Citizens! I have a pamphlet from the ACLU's national legislative director in hand and it reads as follows: "We seek to provide you a means by which to effect the peaceful overthrow of a tyranny. There should be no mistake about it, a usurper has acquired power in America. He seeks to make it absolute. He and his aides lie to us on television and berate us for our disbelief. He speaks to us flanked by a photograph of family and our flag which he wears on his lapel. He confesses to crimes against the Constitution and believes he speaks of exoneration. He invites all of you to participate in his crimes. He accepts responsibility, but not blame. He relies on Executive Privilege and the institution of the Presidency. He uses lawyers to subvert the law and patriotism to subvert the Constitution. Mr. Nixon asks us to rationalize his way to our own corruption."
Oh, what? Who did you think I was talking about? This insightful and poignant statement by Charles J. Morgan, Jr. accompanied an October 24, 1973 letter and pamphlet by the ACLU to the citizens of the U.S. urging the impeachment of Richard M. Nixon. In 2003,
Nixon's former chief counsel, John Dean himself declared the deeds of the Bush administration to be 'worse than Watergate,' so where is the ACLU today? We are told by David Swanson, cofounder of AfterDowningStreet.org, a national impeachment coalition that on Friday, November 2, he expects Nicole Sandler of Supertalk940.com in Miami to ask ACLU Executive Director Anthony Romero and ACLU Florida Executive Director Howard Simon on air why in the world the ACLU is not backing impeachment the way it did in 1973.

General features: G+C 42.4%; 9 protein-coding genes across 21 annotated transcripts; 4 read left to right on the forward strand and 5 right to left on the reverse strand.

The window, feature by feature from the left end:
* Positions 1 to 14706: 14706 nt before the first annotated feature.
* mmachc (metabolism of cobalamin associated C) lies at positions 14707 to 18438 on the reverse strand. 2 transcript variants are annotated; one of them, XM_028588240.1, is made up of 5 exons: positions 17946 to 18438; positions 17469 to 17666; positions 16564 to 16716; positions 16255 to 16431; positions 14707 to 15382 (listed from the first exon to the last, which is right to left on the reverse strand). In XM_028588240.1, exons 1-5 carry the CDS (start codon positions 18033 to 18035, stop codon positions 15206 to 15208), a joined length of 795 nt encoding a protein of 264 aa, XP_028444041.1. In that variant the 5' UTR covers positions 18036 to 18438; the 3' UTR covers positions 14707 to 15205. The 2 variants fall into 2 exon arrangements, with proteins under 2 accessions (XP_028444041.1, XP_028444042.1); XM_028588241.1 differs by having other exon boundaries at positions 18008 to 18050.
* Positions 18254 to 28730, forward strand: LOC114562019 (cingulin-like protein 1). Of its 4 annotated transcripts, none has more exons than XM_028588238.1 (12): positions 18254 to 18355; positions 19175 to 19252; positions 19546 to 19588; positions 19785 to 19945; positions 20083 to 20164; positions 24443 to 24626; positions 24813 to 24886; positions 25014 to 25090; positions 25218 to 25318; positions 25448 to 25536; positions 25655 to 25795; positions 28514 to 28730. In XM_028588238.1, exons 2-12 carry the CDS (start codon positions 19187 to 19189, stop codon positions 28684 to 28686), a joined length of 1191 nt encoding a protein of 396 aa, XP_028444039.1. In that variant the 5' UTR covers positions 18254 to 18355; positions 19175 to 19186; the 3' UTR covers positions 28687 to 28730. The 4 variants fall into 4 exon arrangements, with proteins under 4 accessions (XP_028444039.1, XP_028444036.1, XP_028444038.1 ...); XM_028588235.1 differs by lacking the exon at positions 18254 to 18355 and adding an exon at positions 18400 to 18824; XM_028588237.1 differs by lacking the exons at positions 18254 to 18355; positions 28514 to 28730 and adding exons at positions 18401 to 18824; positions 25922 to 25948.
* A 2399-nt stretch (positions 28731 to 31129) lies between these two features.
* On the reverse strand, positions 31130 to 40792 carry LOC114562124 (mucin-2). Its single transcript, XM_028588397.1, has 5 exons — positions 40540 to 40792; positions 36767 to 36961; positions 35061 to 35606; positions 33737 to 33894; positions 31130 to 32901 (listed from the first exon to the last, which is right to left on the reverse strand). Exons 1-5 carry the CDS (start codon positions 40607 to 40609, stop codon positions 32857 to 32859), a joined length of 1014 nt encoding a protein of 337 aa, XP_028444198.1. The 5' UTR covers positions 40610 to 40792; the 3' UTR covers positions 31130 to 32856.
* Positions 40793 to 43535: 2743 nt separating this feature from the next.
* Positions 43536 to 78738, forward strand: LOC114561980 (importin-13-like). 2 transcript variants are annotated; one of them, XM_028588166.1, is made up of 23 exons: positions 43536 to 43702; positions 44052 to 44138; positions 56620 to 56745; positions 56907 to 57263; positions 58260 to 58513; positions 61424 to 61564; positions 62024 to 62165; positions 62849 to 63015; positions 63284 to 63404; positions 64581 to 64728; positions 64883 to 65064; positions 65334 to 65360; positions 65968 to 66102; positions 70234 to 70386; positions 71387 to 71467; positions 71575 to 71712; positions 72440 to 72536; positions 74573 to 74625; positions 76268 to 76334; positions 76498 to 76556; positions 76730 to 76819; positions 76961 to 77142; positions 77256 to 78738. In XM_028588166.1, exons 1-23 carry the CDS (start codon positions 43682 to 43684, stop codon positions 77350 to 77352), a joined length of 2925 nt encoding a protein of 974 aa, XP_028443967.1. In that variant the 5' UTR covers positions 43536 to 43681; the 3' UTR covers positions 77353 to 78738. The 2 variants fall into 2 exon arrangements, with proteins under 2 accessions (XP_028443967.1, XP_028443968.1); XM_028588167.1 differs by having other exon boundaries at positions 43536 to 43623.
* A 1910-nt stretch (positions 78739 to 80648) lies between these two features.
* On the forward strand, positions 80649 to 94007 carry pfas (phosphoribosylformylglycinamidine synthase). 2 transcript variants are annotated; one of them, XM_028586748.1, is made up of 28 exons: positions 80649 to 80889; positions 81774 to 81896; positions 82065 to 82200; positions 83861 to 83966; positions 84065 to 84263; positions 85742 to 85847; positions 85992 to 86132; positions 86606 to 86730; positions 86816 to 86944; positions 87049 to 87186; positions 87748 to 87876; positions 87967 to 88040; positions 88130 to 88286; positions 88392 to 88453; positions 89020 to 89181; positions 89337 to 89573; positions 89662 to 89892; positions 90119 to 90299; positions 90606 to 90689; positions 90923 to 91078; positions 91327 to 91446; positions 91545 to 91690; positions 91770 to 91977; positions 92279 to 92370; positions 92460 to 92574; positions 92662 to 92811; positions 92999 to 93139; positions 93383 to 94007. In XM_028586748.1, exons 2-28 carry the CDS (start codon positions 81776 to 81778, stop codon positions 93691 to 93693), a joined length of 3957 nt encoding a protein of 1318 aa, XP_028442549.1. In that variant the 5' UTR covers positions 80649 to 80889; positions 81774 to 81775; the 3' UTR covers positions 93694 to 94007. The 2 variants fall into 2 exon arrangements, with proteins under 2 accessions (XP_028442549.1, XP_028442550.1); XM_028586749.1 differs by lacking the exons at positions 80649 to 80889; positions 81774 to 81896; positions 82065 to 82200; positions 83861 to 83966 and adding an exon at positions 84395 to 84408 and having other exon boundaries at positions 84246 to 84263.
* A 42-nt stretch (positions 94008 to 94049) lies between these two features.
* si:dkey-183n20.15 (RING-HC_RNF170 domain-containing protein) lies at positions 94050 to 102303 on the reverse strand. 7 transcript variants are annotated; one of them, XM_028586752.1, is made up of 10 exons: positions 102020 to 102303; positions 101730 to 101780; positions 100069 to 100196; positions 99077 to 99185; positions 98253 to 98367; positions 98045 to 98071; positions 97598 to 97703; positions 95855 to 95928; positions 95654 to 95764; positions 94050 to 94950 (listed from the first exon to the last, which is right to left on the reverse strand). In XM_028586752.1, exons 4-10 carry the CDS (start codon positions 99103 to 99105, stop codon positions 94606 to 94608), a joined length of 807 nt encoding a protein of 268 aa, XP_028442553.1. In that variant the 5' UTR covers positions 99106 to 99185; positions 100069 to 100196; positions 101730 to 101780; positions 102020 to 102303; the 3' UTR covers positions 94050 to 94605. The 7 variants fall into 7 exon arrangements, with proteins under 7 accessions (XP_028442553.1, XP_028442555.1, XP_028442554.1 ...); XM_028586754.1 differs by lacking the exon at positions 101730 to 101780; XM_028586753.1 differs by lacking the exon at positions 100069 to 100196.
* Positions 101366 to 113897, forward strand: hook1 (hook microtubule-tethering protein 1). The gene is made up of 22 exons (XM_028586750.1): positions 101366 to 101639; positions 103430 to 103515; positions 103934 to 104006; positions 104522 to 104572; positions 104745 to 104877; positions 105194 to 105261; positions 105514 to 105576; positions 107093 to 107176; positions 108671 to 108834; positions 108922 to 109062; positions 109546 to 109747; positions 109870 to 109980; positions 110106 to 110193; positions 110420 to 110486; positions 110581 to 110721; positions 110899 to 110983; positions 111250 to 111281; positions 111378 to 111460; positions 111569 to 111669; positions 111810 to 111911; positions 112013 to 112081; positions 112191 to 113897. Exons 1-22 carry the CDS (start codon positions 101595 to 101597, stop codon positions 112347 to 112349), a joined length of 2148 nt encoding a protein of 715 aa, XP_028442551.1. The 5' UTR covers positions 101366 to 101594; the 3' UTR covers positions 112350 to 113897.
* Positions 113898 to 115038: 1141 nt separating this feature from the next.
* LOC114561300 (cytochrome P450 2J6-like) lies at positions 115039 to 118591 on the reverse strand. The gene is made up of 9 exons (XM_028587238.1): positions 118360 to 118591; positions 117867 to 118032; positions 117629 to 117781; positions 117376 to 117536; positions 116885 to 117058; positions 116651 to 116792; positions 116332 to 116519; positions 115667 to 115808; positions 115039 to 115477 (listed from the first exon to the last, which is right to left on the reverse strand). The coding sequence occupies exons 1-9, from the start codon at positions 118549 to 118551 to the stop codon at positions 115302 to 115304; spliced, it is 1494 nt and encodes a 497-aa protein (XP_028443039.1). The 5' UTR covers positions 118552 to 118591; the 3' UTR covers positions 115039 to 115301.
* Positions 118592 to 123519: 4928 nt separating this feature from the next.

Until then, let us look at recent comments made by ACLU President, Nadine Strossen. Strossen argues that because the Democrats in Congress are, in part, responsible for allowing the President to go unchecked and in some cases actively approved his illegal actions, she is opposed to impeachment.
In a recent interview by David Shankbone for Wikinews, Strossen declared that, "it would be a terrible idea to impeach him." She went on to say that any attempt at impeachment would "deflect the responsibility from the Democrats. It makes it too much of a partisan issue. There is a bipartisan responsibility here. For that reason I strongly oppose it."
What Ms. Strossen fails to understand about the impeachment movement is that the people are not looking to impeach a President who is a Republican, but a President who has, in her words, "Lied to Congress, the American People, to the media . . . He's had a view that as Commander-in-Chief he can do whatever he wants, that he's above the law, that he doesn't have to abide by the laws that are duly passed by Congress." I don't recall in the six times that impeachment is mentioned in the Constitution, a disclaimer that despite strong grounds for impeachment if it even has the appearance of partisanship then it's a no-go. In fact, I don't recall 'party' being mentioned. In fact, I recall it reading that "Congress shall impeach."
Perhaps Strossen's concerns about it being a 'partisan' issue stem from a perceived image that the group has fought to stave off for years. The ACLUs decision in 1973 to take out full page ads demanding Nixon's impeachment resulted in an outpouring of financial support and temporarily increased their membership rolls by tens of thousands. But, they were, according to a publication by the New England School of Law, often accused of "privileging leftist politics over civil liberties."